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Azerbaijan Halts Oil Exports

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Azerbaijan has halted oil exports via the Georgian ports of Batumi and Kulevi due to clashes between Russia and Georgia, the head of the state oil company said Saturday. "Since last night the import and export of oil through the Georgian ports of Kulevi and Batumi have been halted," said Rovnag Abdullayev, the head of the Azeri state oil company SOCAR.


"This is due to armed actions in the area of the Georgia-Ossetia conflict." He added that SOCAR was "looking into the possibility of exporting oil through the Baku-Novorossiysk pipeline, but the capacity of this pipeline is quite low," in a reference to a route that links the Azerbaijani capital to the Russian Black Sea Coast.


Earlier Saturday Russian planes staged a raid near the Baku-Tbilisi-Ceyhan (BTC) pipeline, a major international oil route that runs through Georgia, but did not damage it, Georgia's prime minister said.


In recent years Georgia has become an important transport route for oil from Azerbaijan and other Caspian Sea oil producers, allowing Western oil firms to bypass Russia's oil pipelines.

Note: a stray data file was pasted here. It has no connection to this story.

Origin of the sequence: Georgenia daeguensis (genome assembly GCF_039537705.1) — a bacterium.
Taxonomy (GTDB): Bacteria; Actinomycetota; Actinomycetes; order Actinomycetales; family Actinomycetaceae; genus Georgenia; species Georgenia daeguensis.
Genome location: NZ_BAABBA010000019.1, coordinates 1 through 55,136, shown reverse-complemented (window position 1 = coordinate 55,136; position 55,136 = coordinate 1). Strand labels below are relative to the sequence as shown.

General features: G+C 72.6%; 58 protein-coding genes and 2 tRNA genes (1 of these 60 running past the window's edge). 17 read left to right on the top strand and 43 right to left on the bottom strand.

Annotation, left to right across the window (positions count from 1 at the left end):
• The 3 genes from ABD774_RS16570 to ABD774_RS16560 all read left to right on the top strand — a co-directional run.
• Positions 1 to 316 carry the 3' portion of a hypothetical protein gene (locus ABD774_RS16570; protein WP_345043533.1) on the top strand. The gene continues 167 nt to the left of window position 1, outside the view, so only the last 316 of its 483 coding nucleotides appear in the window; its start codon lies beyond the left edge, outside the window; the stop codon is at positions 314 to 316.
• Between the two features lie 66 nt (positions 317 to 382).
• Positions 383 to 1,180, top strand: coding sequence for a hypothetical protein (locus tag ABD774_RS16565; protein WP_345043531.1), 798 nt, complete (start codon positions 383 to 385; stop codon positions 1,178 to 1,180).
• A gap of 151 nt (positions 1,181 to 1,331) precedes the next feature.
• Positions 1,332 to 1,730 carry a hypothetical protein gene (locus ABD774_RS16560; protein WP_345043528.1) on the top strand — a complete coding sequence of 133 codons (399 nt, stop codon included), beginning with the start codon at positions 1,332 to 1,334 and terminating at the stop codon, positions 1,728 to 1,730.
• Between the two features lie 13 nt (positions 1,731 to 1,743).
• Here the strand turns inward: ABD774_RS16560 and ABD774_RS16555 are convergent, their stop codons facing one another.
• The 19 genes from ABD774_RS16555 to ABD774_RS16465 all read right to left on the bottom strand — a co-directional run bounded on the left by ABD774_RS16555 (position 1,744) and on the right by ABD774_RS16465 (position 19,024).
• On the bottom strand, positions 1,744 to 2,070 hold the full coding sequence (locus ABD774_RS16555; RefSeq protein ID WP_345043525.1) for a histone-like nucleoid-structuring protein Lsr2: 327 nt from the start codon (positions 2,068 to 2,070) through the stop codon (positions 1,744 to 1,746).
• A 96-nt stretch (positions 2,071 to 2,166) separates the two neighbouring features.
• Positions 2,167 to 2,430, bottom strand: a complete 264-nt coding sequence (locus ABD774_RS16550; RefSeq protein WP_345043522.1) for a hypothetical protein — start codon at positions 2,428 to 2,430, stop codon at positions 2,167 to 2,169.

British oil giant BP said on Saturday it was unaware of Russian bombing near BTC pipeline. A BP spokesman told AFP: "We've seen reports attributed to a Georgian minister saying that the Russians have bombed the Baku-Tbilisi-Ceyhan pipeline." Georgian Prime Minister Lado Gurgenidze claimed earlier that the Baku-Tbilisi-Ceyhan pipeline had been bombed by Russian planes during escalating violence over South Ossetia, without causing any damage.

BP operates the key 1,774-kilometre (1,109-mile) pipeline -- the world's second largest -- that carries oil from Azerbaijan to Western markets via the Turkish Mediterranean port of Ceyhan. It is capable of transporting 1.2 million barrels a day.

Oil prices rose to $116.50 at the open Sunday night on the pipeline bombing news. Thirteen of 35 analysts surveyed by Bloomberg News, or 37 percent, said prices will drop through Aug. 15. Twelve of the respondents, or 34 percent, said oil will rise and 10 forecast little change. Last week 45 percent expected a decline.

Higher production and lower demand is given as the long term reason for a potential dip in prices. The Organization of Petroleum Exporting Countries increased oil production 0.7 percent in July, as Saudi Arabian output reached a three-year high and Nigerian production rose to the highest since March, a Bloomberg News survey showed.

Jim Brown

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